They hate the feeling of helplessness that they have limited better alternatives than to come here to a place they do not want to be. That tooth with a hole that was not dealt with early is now giving them a splitting headache, and their cheek is now swollen with pus & the size of a mango.
They hate the loss of control they perceive as we check and move instruments around in their mouth, one of the most intimate and private spaces in the human body.
People hate us having to tell them sometimes that they may need an injection (who likes injections anyway?) so that we may deal with the problem in the way that would minimize the amount of pain they would feel.
“The more the dentist checks, the more problems they find!” is a common refrain contributing to this fear of the dentist.
Some people are anxious by nature and feel afraid to find out about dental problems they may have, as it makes them think about it constantly and get increasingly nervous. In such cases, we fear for such people as often problems that are simple may not be spotted early and treated to the point that they become serious.
Dental problems that are spotted and dealt with early often do not give pain!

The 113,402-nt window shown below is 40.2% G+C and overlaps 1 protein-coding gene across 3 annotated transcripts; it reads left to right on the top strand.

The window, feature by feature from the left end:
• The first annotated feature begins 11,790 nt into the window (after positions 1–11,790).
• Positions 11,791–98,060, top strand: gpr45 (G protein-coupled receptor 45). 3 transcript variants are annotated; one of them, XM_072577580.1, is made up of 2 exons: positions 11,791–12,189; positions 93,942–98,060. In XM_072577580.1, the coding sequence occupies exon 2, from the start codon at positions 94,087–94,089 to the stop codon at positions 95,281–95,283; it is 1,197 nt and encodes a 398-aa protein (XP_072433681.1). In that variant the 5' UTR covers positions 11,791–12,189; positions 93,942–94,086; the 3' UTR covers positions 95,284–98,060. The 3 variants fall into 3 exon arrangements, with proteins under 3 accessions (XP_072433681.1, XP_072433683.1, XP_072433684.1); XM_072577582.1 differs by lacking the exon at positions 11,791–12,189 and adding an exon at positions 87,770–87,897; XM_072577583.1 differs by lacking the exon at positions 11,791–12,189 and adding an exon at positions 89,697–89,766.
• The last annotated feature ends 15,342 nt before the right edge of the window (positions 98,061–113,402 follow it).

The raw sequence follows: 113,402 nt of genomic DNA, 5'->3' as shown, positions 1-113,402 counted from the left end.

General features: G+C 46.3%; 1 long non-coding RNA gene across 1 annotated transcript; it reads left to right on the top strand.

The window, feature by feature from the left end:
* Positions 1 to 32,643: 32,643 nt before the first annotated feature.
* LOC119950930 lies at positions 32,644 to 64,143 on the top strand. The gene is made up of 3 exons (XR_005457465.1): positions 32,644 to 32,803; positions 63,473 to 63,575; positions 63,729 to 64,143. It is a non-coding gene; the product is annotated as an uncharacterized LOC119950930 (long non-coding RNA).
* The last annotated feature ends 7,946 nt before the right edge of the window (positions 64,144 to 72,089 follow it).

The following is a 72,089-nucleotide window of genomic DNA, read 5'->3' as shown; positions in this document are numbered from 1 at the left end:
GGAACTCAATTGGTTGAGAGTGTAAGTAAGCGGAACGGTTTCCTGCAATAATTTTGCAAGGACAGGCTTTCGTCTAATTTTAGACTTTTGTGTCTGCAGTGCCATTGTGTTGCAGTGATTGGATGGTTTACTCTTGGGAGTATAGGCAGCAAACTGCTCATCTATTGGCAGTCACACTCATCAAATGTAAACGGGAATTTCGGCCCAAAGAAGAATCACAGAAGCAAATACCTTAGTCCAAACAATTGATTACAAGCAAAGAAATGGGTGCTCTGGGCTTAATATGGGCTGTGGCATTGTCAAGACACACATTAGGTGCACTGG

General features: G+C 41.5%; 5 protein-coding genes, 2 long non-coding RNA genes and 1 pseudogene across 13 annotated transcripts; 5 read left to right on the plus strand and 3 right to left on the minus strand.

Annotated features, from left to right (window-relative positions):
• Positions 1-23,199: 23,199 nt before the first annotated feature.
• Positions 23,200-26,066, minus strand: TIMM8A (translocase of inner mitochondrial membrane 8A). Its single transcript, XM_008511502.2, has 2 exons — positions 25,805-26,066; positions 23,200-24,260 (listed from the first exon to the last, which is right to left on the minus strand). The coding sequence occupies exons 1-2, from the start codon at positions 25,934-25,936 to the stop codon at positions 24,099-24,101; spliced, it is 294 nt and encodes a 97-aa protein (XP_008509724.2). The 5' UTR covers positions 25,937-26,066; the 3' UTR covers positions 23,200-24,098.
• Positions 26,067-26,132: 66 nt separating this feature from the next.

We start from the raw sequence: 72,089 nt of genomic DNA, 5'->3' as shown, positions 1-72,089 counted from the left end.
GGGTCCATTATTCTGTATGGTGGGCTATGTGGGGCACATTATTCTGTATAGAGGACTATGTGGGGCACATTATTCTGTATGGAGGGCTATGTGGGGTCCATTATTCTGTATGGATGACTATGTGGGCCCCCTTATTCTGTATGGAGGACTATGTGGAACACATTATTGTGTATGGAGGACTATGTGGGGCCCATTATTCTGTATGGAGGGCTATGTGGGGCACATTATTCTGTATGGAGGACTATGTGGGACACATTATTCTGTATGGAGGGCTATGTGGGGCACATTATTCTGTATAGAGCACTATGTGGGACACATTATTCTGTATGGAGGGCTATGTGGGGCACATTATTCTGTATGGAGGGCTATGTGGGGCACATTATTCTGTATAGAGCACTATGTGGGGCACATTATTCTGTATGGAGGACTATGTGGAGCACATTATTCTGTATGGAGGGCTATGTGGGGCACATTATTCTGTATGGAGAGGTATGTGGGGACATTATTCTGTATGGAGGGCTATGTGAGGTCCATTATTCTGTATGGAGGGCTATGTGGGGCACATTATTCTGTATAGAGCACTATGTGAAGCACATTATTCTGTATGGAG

Embarrassment is another big factor for some people. They are afraid of being told off for not maintaining their teeth well, or afraid and nervous about being lectured. It is true that in the past, dentists and doctors were more paternalistic and bossy. The vast majority now are more service-oriented and friendly.
Dealing with Dental Fear
Are you afraid of the dentist? Do you feel scared the moment you walk into the dental treatment room?
You know what? Dentists understand your fears. The reality of it is that we take no pleasure in the suffering of others. I am here to help. It often helps when you know what is going to happen so that you don’t feel as helpless. That can help a lot with alleviating dental phobia.
What to Expect From a Dentist Visit
Every treatment starts with diagnosis. We would first need to examine your teeth visually and occasionally do checks by doing various tests as needed especially on teeth that are giving you problems.
These tests may include gentle tapping on your teeth and asking you to bite. X-rays may be taken to check for hidden problems. The procedure for taking x-rays is similar to a photoshoot.
You will be informed beforehand as to what we are going to do, and we will only carry out the treatment with your consent.